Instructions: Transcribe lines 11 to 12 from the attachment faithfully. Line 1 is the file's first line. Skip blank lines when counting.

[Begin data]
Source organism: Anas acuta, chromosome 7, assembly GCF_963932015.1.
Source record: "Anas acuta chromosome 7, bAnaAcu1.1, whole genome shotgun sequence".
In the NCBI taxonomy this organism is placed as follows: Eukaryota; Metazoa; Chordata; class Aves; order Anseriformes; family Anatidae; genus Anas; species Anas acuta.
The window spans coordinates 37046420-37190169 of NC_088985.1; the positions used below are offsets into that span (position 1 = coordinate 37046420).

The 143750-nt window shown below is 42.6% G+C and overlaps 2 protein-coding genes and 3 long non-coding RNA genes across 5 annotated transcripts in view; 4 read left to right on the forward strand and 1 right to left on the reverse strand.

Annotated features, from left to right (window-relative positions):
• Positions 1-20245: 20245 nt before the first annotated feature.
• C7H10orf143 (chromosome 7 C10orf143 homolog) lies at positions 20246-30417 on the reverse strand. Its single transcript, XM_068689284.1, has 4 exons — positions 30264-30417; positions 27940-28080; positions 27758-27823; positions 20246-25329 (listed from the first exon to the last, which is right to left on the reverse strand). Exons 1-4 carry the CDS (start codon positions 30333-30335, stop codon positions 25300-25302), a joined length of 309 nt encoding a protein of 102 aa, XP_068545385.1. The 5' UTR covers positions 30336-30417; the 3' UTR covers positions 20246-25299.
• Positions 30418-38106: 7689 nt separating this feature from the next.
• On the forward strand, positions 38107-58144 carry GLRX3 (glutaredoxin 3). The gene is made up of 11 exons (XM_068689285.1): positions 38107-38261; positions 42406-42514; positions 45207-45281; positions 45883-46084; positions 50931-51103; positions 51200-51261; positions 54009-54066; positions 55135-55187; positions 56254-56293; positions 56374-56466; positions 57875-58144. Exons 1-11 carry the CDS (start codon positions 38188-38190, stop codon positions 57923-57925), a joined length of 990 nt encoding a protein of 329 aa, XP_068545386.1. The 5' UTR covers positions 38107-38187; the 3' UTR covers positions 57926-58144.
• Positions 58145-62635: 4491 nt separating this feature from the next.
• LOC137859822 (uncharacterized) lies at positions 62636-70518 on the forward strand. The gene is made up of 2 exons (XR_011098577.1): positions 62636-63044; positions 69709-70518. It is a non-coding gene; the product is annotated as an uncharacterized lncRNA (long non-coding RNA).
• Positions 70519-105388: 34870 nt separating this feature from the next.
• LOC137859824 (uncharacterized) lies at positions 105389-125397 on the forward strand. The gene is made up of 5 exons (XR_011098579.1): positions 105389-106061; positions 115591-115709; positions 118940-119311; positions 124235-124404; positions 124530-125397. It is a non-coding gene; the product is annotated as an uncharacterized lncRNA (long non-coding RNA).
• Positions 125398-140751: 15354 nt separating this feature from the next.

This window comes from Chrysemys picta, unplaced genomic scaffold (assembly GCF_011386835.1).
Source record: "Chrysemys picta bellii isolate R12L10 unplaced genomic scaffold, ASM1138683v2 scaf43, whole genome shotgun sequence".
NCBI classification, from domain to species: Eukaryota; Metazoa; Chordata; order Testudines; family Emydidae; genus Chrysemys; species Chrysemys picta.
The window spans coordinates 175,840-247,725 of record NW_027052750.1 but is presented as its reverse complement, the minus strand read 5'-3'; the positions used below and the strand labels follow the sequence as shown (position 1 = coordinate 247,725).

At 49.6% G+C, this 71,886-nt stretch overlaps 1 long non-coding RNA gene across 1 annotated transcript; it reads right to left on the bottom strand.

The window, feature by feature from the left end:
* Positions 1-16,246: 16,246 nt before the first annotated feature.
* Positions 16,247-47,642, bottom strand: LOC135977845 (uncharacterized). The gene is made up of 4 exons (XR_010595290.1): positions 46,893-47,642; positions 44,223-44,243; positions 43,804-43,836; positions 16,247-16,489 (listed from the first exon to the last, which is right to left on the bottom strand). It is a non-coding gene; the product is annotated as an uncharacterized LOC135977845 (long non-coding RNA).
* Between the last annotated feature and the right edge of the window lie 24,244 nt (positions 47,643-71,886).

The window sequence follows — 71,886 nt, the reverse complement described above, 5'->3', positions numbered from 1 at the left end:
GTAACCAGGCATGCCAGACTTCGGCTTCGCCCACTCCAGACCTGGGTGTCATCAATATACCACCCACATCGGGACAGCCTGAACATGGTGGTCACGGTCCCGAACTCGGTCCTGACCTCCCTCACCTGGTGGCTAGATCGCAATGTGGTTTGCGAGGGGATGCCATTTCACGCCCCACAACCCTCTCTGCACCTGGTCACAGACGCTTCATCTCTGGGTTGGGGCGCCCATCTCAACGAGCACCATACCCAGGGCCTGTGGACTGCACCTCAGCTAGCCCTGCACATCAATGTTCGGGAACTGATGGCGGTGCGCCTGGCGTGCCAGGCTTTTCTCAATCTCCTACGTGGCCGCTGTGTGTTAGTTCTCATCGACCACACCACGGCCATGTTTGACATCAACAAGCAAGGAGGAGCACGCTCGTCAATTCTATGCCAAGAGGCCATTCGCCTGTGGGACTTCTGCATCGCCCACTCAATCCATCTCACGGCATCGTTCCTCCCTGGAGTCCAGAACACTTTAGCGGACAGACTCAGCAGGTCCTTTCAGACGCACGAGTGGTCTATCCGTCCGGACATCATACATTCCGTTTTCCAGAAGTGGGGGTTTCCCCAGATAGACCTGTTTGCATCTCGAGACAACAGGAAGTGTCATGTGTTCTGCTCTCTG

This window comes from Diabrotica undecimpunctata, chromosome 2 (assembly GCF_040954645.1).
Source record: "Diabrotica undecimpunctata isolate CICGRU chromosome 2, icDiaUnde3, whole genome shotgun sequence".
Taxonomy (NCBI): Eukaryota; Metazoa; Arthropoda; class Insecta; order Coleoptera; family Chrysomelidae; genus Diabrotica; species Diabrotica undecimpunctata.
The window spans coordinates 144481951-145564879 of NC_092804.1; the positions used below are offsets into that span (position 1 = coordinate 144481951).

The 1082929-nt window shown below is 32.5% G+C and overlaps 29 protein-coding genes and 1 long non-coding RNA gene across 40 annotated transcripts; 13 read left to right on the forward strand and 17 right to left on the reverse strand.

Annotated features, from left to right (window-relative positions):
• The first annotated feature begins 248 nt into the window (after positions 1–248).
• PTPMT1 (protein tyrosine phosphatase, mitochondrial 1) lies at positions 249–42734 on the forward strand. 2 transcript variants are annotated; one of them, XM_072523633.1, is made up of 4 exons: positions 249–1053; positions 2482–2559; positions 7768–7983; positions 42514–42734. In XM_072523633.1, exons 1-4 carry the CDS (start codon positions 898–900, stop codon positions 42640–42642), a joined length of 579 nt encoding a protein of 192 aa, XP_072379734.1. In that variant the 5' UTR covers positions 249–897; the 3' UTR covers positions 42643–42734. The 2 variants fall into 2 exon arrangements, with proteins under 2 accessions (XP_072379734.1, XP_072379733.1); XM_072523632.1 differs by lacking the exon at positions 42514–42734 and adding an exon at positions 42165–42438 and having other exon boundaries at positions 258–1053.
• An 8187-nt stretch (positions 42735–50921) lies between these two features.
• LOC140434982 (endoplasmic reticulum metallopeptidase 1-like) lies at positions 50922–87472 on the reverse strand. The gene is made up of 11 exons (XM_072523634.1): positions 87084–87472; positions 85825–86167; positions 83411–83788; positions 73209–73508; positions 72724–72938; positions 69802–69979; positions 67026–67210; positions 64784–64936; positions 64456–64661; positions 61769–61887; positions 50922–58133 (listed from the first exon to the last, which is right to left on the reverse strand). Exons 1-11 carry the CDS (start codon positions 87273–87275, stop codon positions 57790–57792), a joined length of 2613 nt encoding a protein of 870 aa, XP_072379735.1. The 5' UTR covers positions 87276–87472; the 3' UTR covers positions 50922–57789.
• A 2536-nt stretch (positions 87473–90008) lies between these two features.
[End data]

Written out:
• Positions 58145-62635: 4491 nt separating this feature from the next.
• LOC137859822 (uncharacterized) lies at positions 62636-70518 on the forward strand. The gene is made up of 2 exons (XR_011098577.1): positions 62636-63044; positions 69709-70518. It is a non-coding gene; the product is annotated as an uncharacterized lncRNA (long non-coding RNA).